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Govt will lead by example to ensure gender diversity: Chan Chun Sing

The government will lead by example in making sure that company boards are more diverse. Minister for Social and Family Development Chan Chun Sing said this on Friday after receiving a report from a government-initiated task force examining gender diversity on boards.

SINGAPORE: The government will lead by example in making sure that company boards are more diverse. Minister for Social and Family Development Chan Chun Sing said this on Friday after receiving a report from a government-initiated task force examining gender diversity on boards.

What began as a conversation over lunch between Mdm Halimah Yacob -- who was then Minister of State for Social and Family Development -- and Mrs Mildred Tan, managing director of accounting firm Ernst & Young, eventually led to the setting up of a Diversity Task Force.

The task force sparked off a year-long study, which has culminated in a report examining gender diversity on boards.

Mr Chan said: "Overall, the government will continue to support the work in two ways. On one hand, we'll provide the secretariat support for the work to continue.

"On the other, many of the government and statutory boards will be leading by example to ensure that our boards will be more diverse in terms of composition."

The report included ten recommendations to help increase female representation on boards and at senior management levels.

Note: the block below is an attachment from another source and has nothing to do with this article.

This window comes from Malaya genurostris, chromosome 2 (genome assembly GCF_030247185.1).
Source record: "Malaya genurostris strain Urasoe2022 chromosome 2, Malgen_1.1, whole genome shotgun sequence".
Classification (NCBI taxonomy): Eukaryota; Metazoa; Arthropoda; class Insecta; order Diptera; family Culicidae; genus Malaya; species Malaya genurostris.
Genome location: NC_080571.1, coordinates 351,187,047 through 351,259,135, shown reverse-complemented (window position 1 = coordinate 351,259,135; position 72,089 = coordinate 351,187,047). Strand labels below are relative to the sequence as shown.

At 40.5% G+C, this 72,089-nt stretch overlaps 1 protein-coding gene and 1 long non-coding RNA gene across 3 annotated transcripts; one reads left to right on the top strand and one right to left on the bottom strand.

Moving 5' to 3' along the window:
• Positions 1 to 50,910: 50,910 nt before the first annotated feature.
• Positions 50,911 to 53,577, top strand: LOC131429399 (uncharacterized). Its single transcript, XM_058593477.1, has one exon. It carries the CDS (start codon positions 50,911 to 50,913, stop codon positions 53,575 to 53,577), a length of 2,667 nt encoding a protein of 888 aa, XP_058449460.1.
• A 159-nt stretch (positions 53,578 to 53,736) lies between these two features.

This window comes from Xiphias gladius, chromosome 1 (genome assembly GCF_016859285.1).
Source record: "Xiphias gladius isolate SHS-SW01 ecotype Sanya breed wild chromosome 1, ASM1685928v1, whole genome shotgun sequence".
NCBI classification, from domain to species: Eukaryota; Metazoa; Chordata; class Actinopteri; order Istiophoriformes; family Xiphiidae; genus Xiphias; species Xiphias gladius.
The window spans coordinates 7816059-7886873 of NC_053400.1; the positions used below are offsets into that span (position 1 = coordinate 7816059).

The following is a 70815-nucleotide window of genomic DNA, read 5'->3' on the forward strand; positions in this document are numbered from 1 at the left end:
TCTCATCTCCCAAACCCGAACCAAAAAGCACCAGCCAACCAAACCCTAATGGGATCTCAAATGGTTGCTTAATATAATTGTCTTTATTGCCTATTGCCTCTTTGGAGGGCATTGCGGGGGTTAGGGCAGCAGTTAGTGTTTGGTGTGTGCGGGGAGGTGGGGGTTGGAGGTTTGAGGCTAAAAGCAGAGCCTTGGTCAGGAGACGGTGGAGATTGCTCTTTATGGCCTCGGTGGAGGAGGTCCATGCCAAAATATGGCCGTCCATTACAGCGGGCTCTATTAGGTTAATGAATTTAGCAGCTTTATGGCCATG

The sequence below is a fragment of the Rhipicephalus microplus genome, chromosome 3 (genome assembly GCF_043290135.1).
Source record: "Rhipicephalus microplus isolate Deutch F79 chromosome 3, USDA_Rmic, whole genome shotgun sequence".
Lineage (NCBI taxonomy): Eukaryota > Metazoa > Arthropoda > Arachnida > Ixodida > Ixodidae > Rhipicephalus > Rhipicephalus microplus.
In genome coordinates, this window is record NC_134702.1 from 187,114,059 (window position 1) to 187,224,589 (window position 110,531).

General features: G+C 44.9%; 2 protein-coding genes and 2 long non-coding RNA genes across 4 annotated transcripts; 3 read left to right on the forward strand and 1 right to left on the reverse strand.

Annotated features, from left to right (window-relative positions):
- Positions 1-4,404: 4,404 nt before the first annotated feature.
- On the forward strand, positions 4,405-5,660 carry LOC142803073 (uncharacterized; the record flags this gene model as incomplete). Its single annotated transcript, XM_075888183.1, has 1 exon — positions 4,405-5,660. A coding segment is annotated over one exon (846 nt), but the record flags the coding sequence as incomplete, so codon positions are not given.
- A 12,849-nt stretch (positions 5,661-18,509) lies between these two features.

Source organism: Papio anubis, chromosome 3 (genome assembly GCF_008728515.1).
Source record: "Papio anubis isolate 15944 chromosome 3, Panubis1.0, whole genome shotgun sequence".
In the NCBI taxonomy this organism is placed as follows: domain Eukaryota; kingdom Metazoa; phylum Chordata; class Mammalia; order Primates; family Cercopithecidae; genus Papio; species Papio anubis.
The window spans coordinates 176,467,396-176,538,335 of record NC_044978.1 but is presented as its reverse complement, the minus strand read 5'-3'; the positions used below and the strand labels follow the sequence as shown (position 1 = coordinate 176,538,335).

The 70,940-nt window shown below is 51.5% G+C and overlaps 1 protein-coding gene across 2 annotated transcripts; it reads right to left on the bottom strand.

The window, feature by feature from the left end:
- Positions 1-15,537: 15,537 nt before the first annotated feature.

Recommendations by the task force include training programmes, getting companies to adopt a formal search and nomination process, and reviewing reasons if a shortlist of director candidates does not include women.

Mrs Tan, who is also the chairperson of the Diversity Task Force, said: "We are actually recommending that we have programmes -- be it training programmes, mentoring programmes, and sponsorship programmes -- for women to actually become board-ready. So I think these are some of the key, very practical initiatives that we've put forth."

Key findings of the report, released late last month, showed that women held just 8.3 per cent of directorships in SGX-listed companies as of April 2013 -- below the levels in countries such as Malaysia, China, and Britain.

If this proportion were to be increased to 20 per cent by 2020, the task force said that about 1,000 women would need to be trained and ready to take on board positions by then.

Mr Chan also announced on Friday that a Diversity Action Committee will be formed to look at implementing the recommendations. It will be chaired by Singapore Exchange CEO Magnus Bocker, with Mdm Yacob as an adviser to the committee.

To get more women on the boards of companies, the government said it does not want to start with legislation, or by enforcing quotas. The reason being that this sort of affirmative action could result in women being appointed to boards simply to fill the numbers.

Ms Tan added that women will want to be asked to sit on boards for their ability, and not as token representatives.

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